How to Recruit for Transgender Friendly Jobs
Society has come along way in accepting the Lesbian, Gay, Transgender, Queer, Intersex, Asexual plus (LGBTQIA+) community over the past few years. It has translated into our acceptance in many areas of our communities, including the workplace. However, we have a long way to go as LGBTQIA+ employees still face prejudice, discrimination, and inequality because of our sexual orientation and gender identity. Nobody can identify with this discrimination more so that the trans community. So, as an employer, how do you recruit for transgender friendly jobs? How do you educate yourself in your recruitment process? Here are a few tips to help you get started.
It starts with your policies
A great place to start is revisiting your company policies, from the code of conduct to the company dress policy. Nothing puts off a trans employee from a job than discriminatory policies. Trust remains one of the most significant barriers for trans people in opening up about their gender identity, including gender in your anti-discrimination policies is essential. Ensuring systems are gender-inclusive and non-discriminatory shows that your company is committed to the cause. By no means does this mean that LGBTQIA+ receive preferential treatment, but rather the policies reflecting inclusivity. Providing internal support is critical in terms of counseling and mental health too. Remember, this is a learning experience for all employees, not only trans employees. In many cases, the workplace is often one of the first formal places where heterosexuals come to interact and learn about the trans community.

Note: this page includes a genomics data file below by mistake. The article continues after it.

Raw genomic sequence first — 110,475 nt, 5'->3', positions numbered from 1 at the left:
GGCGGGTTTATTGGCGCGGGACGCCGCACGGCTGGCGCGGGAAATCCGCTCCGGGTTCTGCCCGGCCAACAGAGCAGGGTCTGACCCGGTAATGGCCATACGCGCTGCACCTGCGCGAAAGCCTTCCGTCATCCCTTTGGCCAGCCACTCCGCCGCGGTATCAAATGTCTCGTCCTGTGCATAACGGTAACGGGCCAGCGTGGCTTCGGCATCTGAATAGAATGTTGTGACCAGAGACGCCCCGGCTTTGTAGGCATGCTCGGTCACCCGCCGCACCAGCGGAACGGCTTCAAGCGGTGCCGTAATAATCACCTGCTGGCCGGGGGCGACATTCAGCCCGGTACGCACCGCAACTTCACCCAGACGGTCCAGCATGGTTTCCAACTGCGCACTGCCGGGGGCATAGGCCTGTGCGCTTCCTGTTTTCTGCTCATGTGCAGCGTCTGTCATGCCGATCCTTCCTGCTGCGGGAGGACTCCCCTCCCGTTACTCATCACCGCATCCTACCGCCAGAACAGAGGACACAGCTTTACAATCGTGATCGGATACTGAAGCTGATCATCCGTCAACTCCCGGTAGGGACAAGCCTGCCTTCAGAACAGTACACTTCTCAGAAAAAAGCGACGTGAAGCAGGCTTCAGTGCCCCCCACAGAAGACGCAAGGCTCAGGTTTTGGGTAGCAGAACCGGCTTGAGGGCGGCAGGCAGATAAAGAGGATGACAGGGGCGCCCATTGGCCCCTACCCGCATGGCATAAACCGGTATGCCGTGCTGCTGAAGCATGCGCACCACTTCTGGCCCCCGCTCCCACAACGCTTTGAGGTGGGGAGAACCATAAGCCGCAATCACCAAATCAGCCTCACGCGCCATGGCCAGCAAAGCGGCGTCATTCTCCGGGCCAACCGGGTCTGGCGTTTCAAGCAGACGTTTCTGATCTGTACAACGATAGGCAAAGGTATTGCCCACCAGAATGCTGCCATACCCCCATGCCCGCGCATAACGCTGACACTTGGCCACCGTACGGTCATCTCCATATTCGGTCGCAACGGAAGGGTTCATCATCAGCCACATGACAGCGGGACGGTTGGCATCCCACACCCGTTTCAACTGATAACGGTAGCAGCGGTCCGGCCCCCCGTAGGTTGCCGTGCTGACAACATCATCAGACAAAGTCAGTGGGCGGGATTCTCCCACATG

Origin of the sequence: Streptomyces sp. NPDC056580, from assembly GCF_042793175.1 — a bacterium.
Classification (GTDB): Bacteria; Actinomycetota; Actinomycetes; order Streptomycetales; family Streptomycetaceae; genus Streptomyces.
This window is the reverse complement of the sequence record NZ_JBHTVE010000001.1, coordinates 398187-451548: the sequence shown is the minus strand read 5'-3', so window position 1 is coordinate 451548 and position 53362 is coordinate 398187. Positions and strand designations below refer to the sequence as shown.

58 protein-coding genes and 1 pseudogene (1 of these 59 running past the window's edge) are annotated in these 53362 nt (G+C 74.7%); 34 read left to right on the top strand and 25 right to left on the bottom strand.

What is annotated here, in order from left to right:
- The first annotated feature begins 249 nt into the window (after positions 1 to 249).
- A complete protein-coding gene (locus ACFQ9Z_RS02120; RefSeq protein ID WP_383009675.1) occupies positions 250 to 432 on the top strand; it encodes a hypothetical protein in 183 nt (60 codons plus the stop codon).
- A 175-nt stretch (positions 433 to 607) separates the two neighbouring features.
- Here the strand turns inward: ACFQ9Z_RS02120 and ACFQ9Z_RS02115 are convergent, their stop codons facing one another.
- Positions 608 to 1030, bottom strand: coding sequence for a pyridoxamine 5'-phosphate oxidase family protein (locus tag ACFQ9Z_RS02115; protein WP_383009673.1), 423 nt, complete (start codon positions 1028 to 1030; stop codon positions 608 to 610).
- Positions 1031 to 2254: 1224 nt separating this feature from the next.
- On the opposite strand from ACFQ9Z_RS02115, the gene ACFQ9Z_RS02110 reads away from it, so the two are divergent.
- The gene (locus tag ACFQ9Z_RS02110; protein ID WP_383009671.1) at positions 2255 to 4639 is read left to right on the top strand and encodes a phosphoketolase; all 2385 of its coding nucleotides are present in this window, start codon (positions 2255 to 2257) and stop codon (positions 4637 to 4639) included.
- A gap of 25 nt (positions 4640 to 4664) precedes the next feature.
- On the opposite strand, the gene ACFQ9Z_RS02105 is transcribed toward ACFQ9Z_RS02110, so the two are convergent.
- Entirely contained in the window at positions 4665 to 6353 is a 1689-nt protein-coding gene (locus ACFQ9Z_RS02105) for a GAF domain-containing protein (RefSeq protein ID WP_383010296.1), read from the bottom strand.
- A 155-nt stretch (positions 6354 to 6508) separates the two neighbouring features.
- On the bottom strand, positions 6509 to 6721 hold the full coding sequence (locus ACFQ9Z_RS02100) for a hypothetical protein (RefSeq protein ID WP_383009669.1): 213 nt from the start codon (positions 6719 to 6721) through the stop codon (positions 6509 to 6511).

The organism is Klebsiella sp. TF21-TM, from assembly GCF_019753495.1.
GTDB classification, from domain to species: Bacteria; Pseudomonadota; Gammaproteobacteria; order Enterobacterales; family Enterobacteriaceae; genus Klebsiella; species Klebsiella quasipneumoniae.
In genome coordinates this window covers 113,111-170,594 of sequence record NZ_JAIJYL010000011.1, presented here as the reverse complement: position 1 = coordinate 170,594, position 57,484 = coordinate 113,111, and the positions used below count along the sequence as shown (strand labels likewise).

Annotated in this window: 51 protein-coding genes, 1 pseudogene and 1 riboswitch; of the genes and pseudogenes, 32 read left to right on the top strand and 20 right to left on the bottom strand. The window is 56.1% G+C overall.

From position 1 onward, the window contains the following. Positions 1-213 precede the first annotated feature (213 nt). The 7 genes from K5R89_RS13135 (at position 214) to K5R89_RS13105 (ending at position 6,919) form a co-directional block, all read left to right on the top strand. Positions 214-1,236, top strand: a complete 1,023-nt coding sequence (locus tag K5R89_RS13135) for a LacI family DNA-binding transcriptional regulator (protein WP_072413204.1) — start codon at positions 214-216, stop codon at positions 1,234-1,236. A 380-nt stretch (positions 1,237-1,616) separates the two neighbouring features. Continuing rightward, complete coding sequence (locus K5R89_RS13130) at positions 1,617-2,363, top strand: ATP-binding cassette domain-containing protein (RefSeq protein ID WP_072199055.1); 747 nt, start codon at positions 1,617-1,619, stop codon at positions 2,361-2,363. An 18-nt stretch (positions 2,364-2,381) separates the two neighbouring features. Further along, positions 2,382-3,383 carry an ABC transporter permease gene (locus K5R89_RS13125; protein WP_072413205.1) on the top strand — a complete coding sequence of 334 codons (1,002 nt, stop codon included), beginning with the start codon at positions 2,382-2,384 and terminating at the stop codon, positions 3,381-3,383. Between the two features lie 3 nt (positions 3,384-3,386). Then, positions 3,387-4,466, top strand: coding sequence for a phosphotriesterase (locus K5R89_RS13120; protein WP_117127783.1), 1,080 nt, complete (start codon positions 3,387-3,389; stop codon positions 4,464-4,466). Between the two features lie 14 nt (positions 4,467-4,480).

Another area which is essential to address is education and employee development. We need support and guidance from HR in the form of a guideline to bring awareness when working with LGBTQIA+ and trans employees. It can form part of your standard employee development training and will help to inform and educate all employees. However, changing policy and staff training is just the start. For there to be a real impact, companies need to commit to inclusion and diversity.
Being clear in your intentions